Would you spend millions of dollars to build a sheltered linkway to shield pedestrians from rain when you have to build it to be above 4.5m high to accommodate heavy vehicles? Wouldn’t the sheer height of the linkway fail to adequately shelter pedestrians in the event of a downpour?
According to Education Minister Ong Ye Kung, “this is the problem infrastructure planners faced across Singapore.” That is, until a few Republic Polytechnic (RP) students found a simple solution by pioneering an umbrella sharing initiative.
Dubbed Sharella, the pilot project initially failed when it was introduced for the first time at Sembawang. Two racks of umbrellas were placed on either side of a traffic crossing near the Sembawang MRT Station that did not have a covered linkway overhead. A few hours later, all the umbrellas were gone – pedestrians had allegedly thought that a product promotion was going on.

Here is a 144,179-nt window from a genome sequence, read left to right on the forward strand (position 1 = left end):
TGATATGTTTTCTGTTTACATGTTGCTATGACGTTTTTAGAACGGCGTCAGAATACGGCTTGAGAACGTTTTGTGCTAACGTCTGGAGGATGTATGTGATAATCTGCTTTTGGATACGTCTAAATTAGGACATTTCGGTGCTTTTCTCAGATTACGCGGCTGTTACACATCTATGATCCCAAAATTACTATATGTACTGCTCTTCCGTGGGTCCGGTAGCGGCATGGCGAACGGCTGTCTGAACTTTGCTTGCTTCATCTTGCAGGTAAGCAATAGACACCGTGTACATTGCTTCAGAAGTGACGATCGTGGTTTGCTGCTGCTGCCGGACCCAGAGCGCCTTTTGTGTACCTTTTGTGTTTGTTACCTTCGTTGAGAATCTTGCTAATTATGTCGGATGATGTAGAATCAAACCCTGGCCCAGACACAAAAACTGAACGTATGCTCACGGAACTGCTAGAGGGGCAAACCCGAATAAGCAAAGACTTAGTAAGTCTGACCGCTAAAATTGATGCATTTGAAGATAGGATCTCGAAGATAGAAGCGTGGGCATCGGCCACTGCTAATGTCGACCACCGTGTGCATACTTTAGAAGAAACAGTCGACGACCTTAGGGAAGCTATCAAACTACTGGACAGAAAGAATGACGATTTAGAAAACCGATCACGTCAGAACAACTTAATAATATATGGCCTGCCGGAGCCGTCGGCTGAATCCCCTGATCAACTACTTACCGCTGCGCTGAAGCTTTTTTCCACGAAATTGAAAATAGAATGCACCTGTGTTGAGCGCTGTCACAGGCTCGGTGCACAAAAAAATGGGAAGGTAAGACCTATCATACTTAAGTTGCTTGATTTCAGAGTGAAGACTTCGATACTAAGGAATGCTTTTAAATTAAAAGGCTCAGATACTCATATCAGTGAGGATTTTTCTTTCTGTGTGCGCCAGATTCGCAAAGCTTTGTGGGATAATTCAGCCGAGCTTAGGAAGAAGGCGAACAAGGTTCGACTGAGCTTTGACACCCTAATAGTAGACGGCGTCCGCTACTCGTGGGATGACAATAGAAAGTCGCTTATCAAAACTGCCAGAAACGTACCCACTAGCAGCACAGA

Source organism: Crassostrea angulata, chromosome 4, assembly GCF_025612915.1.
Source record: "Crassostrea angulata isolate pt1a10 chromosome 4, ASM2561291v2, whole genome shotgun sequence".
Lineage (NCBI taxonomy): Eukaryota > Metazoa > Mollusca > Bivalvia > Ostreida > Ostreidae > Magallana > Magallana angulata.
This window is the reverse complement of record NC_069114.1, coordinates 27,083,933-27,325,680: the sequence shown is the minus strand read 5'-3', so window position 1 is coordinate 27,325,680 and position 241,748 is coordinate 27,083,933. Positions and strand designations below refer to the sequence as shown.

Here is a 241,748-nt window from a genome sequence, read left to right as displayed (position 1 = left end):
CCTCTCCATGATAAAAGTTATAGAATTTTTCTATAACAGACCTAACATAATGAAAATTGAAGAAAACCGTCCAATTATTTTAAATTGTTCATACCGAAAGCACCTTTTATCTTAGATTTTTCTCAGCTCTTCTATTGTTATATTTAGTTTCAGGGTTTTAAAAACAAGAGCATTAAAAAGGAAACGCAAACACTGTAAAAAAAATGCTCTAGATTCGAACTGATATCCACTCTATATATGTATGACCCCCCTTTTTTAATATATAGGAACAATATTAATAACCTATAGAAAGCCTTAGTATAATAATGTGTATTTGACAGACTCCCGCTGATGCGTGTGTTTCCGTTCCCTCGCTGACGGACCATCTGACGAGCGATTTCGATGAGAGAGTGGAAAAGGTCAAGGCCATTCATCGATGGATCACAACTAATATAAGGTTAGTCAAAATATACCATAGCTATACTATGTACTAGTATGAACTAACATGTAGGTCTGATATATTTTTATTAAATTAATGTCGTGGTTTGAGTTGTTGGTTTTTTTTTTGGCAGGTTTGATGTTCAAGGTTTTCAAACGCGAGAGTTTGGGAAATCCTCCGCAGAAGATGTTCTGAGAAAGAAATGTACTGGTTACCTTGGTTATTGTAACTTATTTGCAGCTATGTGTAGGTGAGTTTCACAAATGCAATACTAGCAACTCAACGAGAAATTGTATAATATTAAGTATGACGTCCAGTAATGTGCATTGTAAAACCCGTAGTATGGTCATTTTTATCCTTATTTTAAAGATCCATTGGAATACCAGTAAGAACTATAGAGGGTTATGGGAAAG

Volunteers, however, didn’t give up. They topped up the umbrellas and milled around the rack, explaining how the program works to pedestrians. Soon, pedestrians began using the umbrellas as intended and some apparently began contributing their own umbrellas to the racks as well.
The road is wide, there will be heavy vehicles, so any covered link way will need to be minimum 4.5m high, which means…
The post quickly trended online, with netizens lauding the initiative:
One Tampines Resident convinced his MP, Baey Yam Keng, to implement the program in his constituency, as well:
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